Stop, Drop and Roll

August 22, 2008 at 10:34 am (Articles, Godly Living) (, , , , , , , , )

Imagine you are a little mouse in the home of the average American family, where two children sit coloring at the kitchen table. “You stole my pencil!” one exclaims. “I did not!” the other replies indignantly. “You stole it yourself!” You, the mouse, sits to the side, contentedly munching the missing pencil. Behold the epic tale of the false accusation.

The issue caught my attention the other day while browsing the Rebelution forum: What do you do when you’re on the receiving end of the accusation? Here’s my recommendation for becoming fireproof.

Stop before you answer. Think about the accusation to be sure it’s false–that there is no truth in it. Answer gently–not affirming the accusation, but also not denying it or if you feel you must deny it, deny it gently once. Don’t argue about it. Siblings are rarely persuaded through argument. Parents should be honored. Husbands should be respected. Proverbs says to leave the arguing to fools.

Drop to your knees and pray for wisdom, gentleness and forgiveness, insight into why the other person may have accused you, understanding of what they may currently be going through and for the truth to be made known. Our struggle is not against flesh and blood–pray that the Lord would do the battling and the debating for you.

Roll with the punches. Remind yourself that you may falsely accuse at times as well. Remind yourself that your relationship with this person is too valuable to risk harming by fighting. Remind yourself that God knows the truth and He will bring all truth to light eventually. If the person is angry, you won’t be able to reason with them anyway. Give them some time to think it over without irritating or increasing their anger. Shrug your shoulders, thinking of the bigger picture—eternity. How important is it really whether you stole the pencil or not?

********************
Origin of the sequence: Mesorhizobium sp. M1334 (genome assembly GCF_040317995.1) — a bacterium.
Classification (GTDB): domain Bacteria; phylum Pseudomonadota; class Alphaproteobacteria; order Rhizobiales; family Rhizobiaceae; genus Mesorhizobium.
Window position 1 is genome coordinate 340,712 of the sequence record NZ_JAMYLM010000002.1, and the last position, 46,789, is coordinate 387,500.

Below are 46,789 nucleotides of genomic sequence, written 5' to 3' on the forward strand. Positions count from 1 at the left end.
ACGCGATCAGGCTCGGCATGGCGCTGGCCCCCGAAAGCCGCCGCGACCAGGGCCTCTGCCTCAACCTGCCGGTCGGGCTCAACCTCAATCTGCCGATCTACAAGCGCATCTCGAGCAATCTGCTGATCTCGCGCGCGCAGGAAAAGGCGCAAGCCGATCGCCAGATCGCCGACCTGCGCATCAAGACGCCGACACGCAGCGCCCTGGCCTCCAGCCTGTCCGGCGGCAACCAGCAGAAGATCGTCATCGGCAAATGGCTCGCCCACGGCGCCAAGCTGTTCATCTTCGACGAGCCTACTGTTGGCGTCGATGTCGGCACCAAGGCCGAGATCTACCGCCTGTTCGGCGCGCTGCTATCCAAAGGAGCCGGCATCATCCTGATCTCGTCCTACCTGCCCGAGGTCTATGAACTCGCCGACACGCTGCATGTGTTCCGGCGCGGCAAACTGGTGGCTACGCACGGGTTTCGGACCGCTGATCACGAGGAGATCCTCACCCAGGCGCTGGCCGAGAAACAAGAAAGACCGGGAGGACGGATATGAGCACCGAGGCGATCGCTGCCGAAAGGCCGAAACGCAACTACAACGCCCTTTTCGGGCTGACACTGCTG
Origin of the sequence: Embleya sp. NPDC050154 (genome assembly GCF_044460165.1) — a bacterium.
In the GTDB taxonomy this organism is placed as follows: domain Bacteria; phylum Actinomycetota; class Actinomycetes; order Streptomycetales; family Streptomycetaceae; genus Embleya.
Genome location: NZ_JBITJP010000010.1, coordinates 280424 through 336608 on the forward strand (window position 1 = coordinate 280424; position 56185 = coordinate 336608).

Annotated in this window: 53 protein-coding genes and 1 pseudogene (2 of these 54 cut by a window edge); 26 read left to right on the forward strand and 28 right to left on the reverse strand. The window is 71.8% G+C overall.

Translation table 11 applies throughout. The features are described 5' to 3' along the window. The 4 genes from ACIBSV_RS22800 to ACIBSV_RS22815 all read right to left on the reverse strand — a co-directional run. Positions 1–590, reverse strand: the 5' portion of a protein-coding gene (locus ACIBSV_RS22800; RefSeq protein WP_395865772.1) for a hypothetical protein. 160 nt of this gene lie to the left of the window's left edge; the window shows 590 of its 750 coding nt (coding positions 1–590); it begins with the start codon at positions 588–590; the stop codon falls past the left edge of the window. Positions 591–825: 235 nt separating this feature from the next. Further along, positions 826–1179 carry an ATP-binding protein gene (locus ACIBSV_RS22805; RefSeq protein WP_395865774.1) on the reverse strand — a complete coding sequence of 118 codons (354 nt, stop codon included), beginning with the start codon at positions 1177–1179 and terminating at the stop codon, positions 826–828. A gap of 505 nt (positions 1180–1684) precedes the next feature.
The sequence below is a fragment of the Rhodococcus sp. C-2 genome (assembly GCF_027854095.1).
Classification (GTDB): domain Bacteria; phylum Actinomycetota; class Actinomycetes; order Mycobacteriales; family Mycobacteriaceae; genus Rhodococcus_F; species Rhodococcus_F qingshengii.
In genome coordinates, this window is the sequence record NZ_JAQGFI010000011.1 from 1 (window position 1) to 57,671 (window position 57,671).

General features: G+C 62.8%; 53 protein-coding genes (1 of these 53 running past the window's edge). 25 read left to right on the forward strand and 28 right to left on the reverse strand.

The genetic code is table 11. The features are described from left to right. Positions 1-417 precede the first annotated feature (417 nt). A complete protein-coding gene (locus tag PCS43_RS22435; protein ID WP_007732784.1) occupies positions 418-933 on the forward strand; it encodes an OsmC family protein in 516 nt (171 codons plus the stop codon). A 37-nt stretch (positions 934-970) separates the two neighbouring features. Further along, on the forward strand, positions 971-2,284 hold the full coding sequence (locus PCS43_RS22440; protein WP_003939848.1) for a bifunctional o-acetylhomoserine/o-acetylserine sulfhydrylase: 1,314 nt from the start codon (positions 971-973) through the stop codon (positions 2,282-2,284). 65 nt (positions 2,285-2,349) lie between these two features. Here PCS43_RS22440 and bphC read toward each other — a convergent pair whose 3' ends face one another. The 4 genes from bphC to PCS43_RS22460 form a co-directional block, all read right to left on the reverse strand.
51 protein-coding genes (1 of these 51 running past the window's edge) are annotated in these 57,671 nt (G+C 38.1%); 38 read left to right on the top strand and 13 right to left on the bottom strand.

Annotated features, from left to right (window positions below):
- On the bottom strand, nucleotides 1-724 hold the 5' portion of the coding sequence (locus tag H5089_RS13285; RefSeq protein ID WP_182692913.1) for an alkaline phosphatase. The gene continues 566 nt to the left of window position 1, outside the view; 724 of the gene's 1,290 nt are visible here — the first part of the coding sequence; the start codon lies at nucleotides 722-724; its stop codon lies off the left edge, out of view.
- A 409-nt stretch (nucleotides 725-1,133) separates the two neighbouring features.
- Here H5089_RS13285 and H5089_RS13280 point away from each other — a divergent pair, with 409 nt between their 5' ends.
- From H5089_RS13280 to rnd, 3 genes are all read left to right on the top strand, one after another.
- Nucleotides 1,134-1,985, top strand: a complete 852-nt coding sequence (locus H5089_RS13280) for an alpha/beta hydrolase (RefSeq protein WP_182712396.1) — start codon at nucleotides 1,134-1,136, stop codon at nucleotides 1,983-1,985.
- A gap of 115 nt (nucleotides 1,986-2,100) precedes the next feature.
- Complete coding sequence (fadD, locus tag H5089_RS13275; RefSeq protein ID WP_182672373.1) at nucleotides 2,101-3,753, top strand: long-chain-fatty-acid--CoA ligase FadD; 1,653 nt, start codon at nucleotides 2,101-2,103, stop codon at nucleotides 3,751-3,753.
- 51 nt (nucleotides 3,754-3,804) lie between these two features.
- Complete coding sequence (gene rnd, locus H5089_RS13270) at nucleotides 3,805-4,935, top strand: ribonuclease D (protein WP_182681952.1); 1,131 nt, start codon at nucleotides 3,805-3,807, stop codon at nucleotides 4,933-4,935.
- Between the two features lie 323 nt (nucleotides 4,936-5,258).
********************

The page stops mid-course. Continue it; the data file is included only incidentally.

Sometimes, at a later time, an opportune moment arises to discuss the issue–take it then and calmly express yourself, respectfully. Even siblings deserve respect and honor. But don’t force an issue and always give it time to cool! If it becomes an argument, bow out. So many misunderstandings resolve themselves when set on a shelf for a little while. Many false accusations are quickly proven to be false without a struggle. In fact, if you maintain an attitude of humility and gentleness, you’ll find that people are less likely to accuse you, more likely to listen to you and more likely to acquit you and come to your defense. For me, I find the root of my defenses usually lies in self-righteousness, pride and anger. King David had an excellent attitude toward false accusations, of which he found himself the frequent butt. “But I, like a deaf man, do not hear, and I am like a dumb man who does not open his mouth. Yes, I am like a man who does not hear, in whose mouth are no arguments. For I hope in Thee, O Yahweh, Thou wilt answer.” (Psalm 38:13-15) The Lord will vindicate the righteous. And He does so with much more finesse.

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2 Comments

  1. Meredith :) said,

    Good article! I like the Stop/Drop/Roll metaphor too 🙂 You guys have done so well with this blog, it’s definitely uplifting and helpful. Yay!

  2. Jennifer said,

    Wow – I love how you used the phrase that firemen used to always tell us when they visited us at school. I know when it comes to arguments, I tend to be, shall we say, a turtle, and avoid confrontation at all costs (which drives my dear husband nuts!). It’s so easy, when being accused of something, however, to act harshly toward the accuser. Thank you so much for your Godly wisdom!

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